By Kathleen Sloan
Truth or Consequences Mayor John Mulcahy said he was “confused” by the petition circulating the town to recall him, but admitted it definitely had to do with his stance on how to fill the vacant city commission seat. The seat has been empty for more than two months, since Commissioner Freddie Torres’ unexpected death from a heart attack.
Mulcahy said the recall effort would not change his position, however. He again quoted state law, which states the seat may be filled by any candidate that gets a majority vote among commissioners.
Mulcahy again pointed out that choosing a candidate by the most votes in the last election did not reflect that candidates ran against other candidates. “It was not an at-large election. People jumped in line to run against another candidate and it doesn’t make sense.”
Mulcahy had at first taken up Mayor Pro-tem Sandra Whitehead’s suggestion that names be chosen by “drawing of lots,” which City Manager Juan Fuentes said is mentioned in State Statute 3-8-60 to break a tie among candidates with equal votes in an election.
Mulcahy said, however, that “my constituents said ‘you better not.’”
During the agenda item, it was never made clear whose names would be among those chosen by lottery if this method were to be used.
Mulcahy said he felt the question should be settled by the people, and a special election held.
City Commissioner Steve Green again said it had been agreed that would be a waste of about $6,000. He again reiterated the fairest method was by the greatest number of votes gained in the March election. He nominated Mike Kertesz again and the same tie between Green/Whitehead, voting aye and Mulcahy/Commissioner Richter, voting nay, occurred, as it did the last two city commission meetings.
No other candidates were put forward, but Mulcahy made a motion to have a special election. That too met with a tie, this time the ayes and nays reversed.
The time schedule for a special election was discussed.
City Clerk Mary Penner said a special election probably couldn’t be held until March because a special election cannot be held 42 days before a general election. She said the statewide general election is followed by a school board election in February.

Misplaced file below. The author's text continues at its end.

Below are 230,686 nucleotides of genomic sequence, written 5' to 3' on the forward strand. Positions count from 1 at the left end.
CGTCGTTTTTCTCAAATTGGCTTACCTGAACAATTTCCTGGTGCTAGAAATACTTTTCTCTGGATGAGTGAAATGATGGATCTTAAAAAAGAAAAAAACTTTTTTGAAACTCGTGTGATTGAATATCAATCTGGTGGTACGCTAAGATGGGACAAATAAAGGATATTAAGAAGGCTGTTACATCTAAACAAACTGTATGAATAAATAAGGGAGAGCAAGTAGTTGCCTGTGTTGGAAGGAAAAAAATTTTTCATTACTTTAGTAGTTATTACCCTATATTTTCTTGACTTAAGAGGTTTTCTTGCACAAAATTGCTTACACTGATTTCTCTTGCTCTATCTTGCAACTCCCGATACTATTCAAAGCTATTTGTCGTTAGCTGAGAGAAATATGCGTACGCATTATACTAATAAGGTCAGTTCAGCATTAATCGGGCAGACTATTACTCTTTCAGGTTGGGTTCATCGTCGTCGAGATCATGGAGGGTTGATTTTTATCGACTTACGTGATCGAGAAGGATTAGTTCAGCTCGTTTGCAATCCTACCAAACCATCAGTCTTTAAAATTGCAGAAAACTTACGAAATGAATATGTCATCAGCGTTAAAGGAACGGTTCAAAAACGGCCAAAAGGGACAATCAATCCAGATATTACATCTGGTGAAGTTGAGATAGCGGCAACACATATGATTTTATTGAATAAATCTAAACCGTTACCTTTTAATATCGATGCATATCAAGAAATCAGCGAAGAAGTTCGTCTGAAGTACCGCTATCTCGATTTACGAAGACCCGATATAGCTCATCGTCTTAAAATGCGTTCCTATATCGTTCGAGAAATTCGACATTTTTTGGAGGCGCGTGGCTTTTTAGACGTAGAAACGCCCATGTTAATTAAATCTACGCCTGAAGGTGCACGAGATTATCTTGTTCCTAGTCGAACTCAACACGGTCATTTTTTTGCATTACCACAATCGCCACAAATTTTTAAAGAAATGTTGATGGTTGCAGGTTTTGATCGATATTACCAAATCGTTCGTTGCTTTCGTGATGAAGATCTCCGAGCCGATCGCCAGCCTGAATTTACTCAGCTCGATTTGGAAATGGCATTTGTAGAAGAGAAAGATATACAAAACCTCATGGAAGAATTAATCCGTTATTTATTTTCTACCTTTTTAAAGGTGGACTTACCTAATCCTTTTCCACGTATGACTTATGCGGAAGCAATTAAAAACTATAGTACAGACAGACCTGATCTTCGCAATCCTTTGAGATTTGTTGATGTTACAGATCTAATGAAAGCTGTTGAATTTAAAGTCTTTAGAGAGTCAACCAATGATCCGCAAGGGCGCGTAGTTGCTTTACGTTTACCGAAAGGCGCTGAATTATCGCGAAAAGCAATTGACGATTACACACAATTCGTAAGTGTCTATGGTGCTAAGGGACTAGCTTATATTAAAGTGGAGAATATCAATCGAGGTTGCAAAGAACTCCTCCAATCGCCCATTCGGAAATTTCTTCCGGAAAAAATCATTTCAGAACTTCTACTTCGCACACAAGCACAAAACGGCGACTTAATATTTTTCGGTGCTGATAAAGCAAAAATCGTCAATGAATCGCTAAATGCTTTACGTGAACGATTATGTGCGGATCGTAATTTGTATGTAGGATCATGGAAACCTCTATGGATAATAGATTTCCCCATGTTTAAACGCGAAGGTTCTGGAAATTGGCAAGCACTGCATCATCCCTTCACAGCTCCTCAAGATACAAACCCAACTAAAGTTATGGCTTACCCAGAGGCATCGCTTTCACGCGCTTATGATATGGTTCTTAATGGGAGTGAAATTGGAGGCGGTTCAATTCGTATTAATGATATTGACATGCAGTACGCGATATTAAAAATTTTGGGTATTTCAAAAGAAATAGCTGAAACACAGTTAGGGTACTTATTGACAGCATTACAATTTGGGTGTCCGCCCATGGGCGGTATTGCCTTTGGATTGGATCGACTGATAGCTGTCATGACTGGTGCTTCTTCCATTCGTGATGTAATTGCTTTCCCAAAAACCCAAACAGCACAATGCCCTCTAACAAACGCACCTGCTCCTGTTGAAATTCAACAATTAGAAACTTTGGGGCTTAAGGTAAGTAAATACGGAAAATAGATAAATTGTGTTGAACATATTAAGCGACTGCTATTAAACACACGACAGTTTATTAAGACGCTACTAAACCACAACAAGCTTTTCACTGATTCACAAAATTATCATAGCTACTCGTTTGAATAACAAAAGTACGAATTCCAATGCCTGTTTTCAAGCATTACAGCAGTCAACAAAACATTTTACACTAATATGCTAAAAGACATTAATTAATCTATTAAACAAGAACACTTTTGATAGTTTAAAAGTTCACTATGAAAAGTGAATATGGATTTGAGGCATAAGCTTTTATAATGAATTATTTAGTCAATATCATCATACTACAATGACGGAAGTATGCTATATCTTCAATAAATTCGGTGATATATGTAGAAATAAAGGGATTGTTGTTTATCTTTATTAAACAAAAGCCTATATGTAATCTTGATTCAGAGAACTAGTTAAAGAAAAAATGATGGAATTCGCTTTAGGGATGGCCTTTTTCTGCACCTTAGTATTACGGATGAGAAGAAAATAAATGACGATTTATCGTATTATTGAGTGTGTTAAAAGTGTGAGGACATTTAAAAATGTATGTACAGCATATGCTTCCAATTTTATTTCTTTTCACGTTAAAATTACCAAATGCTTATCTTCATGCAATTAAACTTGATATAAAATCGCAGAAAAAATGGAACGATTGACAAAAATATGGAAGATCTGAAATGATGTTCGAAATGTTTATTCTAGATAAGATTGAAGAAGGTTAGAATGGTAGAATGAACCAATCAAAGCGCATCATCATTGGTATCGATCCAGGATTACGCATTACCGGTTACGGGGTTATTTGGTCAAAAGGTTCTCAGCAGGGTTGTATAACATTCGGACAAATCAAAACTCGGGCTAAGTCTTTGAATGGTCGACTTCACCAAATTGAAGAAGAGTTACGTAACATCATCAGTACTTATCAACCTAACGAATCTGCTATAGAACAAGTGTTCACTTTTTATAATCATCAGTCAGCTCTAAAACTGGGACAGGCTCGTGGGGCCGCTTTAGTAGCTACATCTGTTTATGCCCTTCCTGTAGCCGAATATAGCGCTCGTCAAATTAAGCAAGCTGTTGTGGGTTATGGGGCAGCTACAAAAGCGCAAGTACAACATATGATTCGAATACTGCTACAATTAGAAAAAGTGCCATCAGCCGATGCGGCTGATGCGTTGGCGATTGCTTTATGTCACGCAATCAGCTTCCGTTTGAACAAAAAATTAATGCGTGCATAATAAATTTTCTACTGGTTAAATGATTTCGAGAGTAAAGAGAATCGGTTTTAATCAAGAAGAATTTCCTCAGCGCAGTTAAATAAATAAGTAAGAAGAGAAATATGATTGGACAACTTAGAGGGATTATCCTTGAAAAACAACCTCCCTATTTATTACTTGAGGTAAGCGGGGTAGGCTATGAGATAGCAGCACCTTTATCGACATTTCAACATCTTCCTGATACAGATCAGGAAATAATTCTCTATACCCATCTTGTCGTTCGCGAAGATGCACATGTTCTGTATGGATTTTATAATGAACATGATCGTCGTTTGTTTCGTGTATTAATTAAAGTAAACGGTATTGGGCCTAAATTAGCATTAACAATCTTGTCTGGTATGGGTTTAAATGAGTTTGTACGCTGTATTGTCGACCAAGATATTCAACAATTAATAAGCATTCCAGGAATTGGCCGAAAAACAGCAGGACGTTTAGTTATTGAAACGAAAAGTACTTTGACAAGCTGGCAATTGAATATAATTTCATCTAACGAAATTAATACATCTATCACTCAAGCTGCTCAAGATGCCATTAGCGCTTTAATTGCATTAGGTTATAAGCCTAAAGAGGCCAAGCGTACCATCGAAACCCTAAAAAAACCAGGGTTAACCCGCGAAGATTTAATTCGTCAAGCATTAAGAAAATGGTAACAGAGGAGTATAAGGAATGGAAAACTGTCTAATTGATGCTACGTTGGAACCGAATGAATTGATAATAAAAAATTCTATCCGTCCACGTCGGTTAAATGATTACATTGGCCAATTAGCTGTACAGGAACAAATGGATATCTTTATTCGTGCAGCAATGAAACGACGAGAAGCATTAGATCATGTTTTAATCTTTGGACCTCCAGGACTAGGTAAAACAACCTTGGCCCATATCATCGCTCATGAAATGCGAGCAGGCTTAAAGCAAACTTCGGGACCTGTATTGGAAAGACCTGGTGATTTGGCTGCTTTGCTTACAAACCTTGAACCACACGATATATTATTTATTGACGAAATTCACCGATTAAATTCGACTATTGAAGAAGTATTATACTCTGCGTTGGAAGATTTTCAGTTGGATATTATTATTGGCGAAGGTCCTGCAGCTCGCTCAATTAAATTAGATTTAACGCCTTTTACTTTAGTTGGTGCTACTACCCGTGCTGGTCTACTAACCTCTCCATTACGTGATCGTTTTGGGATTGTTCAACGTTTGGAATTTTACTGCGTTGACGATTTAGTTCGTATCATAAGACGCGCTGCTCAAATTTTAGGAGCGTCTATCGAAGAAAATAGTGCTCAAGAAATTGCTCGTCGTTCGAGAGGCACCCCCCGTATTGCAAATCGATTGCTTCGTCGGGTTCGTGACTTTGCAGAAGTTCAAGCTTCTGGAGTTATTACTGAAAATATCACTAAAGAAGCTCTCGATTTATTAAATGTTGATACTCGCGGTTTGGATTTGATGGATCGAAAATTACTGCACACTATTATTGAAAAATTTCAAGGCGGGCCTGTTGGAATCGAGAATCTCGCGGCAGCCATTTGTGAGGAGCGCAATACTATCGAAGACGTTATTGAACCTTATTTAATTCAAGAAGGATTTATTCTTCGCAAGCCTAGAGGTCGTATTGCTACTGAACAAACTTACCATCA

However, State Statue 3-8-9 states, “A municipal election may be held concurrently with but not 42 days prior to or 30 days after a statewide special, general or primary election or any regular school district election.” Therefore the city’s special election could be held Nov. 6, along with the statewide general election.
It was determined that Sept. 24 was 42 days before the statewide general election. However, an election resolution must be passed and published for four consecutive weeks between 50 and 60 days before the special election, according to State Law 3-8-35. Therefore the first election notice would have to be advertised by mid-September, in order for the city to hold a special election with the statewide general election – very unlikely.
Mulcahy took time to list accomplishments since taking office in early March.
He listed the solid waste collection center, which ironically is facing another petition that seeks to stop it.
Second, he listed the Williamsburg area electrical upgrade, which lost about $100,000 in funding from the last grant application.
Third, he listed the tear down of the Buckhorn Saloon and Youth Center.
Fourth he listed the acquisition of billboards along Interstate 25, near Socorro and Las Cruces.
Fifth, he listed the “preservation of the hot springs.”
Sixth, he listed the “approved swimming pool bubble design,” which has not been approved. What was approved was another $31,000 in engineering fees to redesign the design.
Finally, he listed the airport improvements of the fuel farm, shortening the runways and redoing a taxiway. Again, ironically, none of these projects went before the people, neglecting the ordinance and hearing processes, yet expending public monies with no input.
City Commissioner Steve Green pointed out the accomplishments were not Mulcahy’s alone. Mulcahy took the lead on passing an ordinance to stop drilling in the hot springs aquifer and in getting New Mexico Tech to do a very reasonably priced engineering study for $52,000. Green commended Mulcahy for that project, but said the others were all begun in the prior administration.